Published July 4, 2018

The World Circular Economy Forum popularises circular economy

The World Circular Economy Forum 2018 consists of 17 plenary and parallel sessions showcasing the world’s best circular economy solutions for business, cities and finance. The WCEF Programme Manager Ernesto Hartikainen tells what to expect from the upcoming forum in Yokohama, Japan.
Writer
Specialist, Communications, Sitra

Q: Circular economy as a concept is a hard nut to crack and to understand. Can anyone follow the discussions at the WCEF via live stream even though they wouldn’t be familiar with the theme?

A: Even though the term circular economy can be somewhat complex at times, the live streams of WCEF 2018 sessions are meant for everyone who is interested in broadening their understanding on the topic and learning about practical solutions. Since WCEF2018 content comes from so many different organisations and cultures we instruct speakers to communicate as understandably as possible.

Q: The first World Circular Economy Forum took place in Helsinki and its focus was integrating circular economy to the Global Agenda 2030. What will be the forum’s emphasis this year?

A: This year we’ll gaze further into future visions of a circular economy. The WCEF2018 will examine what a circular economy might look like towards the year 2050, and what kind of action is required now for reaching those visions. Thematic topics that will be discussed at the forum include the opportunities of circular economy for developing regions, the roles of consumers and sustainable lifestyles for a circular economy, impact investments for the circular economy as well as issues such as future transportation and plastics. The WCEF2018 will also share the story of how Japan has become one of the leading circular economy nations in the world.

Q: The WCEF2018 offers a vast array of intriguing discussions in 17 different sessions. How can you choose one parallel session over the other?

A: Parallel sessions allow participants to choose topics they are most interested in. People especially interested in practical business solutions can choose to attend the Showcasing Circular Business Solutions session whereas those especially interested in learning how international trade affects the transition to a circular economy can choose to attend the Global Value Chains and Circular Trade session. The choice is up to you!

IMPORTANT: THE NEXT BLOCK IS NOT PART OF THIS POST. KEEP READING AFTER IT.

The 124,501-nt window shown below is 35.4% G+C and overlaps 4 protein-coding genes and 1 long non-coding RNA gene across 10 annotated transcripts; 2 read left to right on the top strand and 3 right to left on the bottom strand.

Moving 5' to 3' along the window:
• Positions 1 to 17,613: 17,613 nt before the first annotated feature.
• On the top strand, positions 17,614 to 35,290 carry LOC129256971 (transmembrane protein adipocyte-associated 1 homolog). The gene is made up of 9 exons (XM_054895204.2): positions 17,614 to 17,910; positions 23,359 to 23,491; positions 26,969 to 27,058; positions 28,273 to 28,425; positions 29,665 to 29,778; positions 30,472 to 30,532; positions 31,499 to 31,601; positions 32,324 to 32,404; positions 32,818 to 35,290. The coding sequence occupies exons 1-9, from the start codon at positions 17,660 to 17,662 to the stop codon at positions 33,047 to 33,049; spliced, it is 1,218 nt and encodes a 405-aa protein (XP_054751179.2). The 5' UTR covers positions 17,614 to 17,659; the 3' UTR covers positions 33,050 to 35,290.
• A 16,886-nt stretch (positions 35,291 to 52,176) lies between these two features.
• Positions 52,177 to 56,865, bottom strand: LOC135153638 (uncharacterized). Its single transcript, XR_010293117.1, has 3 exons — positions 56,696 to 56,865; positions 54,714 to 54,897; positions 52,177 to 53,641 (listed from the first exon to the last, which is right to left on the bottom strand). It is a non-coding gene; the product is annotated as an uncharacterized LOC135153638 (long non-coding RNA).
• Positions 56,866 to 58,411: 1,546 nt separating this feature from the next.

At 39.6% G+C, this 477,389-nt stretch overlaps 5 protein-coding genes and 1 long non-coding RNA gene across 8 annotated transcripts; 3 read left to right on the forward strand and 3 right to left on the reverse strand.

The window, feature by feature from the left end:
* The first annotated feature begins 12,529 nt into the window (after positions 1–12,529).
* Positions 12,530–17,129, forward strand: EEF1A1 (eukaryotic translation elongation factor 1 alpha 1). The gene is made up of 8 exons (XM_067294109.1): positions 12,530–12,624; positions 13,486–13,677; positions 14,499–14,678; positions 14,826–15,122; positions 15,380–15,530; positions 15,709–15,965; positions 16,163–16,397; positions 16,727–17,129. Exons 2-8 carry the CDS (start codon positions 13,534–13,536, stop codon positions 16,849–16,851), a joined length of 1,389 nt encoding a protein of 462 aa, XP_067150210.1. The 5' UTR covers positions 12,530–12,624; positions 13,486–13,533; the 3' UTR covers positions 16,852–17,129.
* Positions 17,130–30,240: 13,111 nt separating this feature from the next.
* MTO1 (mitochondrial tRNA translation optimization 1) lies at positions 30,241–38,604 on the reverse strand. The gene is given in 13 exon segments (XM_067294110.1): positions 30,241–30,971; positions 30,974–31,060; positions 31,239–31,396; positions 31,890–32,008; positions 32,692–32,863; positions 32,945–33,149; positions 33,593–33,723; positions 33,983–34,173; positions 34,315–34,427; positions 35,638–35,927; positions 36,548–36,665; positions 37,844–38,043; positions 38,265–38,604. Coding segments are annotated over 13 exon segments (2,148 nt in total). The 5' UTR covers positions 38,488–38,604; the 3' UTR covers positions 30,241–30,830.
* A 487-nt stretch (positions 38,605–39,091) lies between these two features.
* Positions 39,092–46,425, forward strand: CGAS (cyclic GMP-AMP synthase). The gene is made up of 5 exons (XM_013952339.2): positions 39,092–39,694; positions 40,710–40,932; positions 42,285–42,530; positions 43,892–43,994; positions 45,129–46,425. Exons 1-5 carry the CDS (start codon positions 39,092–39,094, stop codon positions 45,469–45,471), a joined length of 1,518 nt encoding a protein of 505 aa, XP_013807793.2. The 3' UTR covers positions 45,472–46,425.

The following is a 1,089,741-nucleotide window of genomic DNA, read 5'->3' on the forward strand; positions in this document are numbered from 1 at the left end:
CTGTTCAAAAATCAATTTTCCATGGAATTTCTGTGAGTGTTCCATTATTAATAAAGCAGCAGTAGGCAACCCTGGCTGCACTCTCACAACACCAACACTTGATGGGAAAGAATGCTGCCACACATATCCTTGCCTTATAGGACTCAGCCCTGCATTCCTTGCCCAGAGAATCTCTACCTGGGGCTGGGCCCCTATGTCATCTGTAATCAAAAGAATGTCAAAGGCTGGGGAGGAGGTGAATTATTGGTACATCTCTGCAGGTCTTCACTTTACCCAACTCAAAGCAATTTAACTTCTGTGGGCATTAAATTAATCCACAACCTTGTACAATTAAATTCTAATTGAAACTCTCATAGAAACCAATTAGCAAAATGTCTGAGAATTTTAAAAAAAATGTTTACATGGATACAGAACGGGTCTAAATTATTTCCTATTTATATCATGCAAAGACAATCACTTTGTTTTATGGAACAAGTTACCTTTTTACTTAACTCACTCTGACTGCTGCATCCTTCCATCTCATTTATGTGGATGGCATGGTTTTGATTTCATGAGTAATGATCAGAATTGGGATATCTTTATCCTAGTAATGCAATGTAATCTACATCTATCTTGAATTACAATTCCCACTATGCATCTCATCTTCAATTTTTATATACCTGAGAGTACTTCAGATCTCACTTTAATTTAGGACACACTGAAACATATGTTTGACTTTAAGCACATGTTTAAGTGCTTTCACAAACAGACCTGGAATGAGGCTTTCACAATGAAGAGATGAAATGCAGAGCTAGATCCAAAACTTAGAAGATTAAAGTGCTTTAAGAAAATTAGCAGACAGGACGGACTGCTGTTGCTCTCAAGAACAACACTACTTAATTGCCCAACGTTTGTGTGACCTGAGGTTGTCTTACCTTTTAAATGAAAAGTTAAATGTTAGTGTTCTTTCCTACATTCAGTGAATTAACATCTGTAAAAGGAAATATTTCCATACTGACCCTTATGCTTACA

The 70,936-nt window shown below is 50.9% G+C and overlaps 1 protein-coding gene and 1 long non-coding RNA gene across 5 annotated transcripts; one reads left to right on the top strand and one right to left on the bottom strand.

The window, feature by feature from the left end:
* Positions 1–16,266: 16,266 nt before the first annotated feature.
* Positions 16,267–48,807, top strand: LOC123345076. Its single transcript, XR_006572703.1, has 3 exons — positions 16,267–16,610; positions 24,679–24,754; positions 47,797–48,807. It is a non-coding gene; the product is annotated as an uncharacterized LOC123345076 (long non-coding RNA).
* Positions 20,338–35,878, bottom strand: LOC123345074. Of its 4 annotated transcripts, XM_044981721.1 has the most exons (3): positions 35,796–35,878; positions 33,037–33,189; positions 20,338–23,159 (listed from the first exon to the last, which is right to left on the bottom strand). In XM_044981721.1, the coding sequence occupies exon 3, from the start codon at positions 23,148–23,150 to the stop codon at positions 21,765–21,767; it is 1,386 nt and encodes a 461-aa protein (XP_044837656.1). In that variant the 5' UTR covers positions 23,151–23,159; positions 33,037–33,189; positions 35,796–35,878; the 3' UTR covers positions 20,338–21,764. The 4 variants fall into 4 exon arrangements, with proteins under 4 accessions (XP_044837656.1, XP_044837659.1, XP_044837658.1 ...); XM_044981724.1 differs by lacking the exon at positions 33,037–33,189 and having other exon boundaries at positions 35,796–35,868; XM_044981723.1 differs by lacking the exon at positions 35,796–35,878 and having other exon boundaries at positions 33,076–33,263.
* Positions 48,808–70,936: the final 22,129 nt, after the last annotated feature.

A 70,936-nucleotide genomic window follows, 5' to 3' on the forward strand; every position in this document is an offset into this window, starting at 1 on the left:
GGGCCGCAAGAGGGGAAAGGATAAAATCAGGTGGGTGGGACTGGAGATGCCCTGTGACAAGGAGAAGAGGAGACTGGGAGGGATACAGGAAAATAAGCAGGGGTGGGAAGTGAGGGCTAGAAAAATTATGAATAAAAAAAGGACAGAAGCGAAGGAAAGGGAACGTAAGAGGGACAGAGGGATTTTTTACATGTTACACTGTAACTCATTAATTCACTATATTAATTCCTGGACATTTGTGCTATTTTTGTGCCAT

Q: One of the WCEF2018’s plenary sessions discusses circular economy in developing regions and the significant circular economy gap between countries. What does this gap mean?

A: Different countries have been able to achieve circularity to various degrees. The difference between countries already implementing circular economy and those still commencing can be regarded as a circular economy gap. The plenary session co-organised with the United Nations Development Programme will examine the challenges and opportunities for closing the significant circular economy gap between countries and regions by showcasing a wide range of options for adapting and scaling innovative circular economy approaches in various country contexts, which can generate a wide range of positive social, economic and environmental benefits and help achieve the UN Sustainable Development Goals.

Q: Another plenary session at the WCEF2018 emphasises circular consumer solutions. Could you give examples of practical circular economy solutions that are globally scalable?

A: People have a lot of unused or underutilised stuff they own. By having an easy way to sell this stuff to someone who has better use for it people can reduce the need to produce new stuff from virgin materials. For example, Japanese startup company Mercari provides an easy-to-use mobile app for people to sell their pre-owned items.

Different lifestyles have varying impacts on the environment. For a private individual it can be difficult to estimate how large that impact is and what can be done to reduce that impact. Sitra has created an easy-to-use online Lifestyle Test for determining greenhouse gas emissions resulting from eating, housing, transportation and purchases. The test also recommends solutions to reduce emissions in areas with greatest reduction potential.

These and many other circular economy solutions will be displayed at the WCEF2018 in Japan.

The World Circular Economy Forum 2018 is hosted by the Finnish Innovation Fund Sitra and the Ministry of Environment of Japan and will take place in Yokohama, Japan on 22-24 October. The WCEF2018’s sessions will be live-streamed.

 

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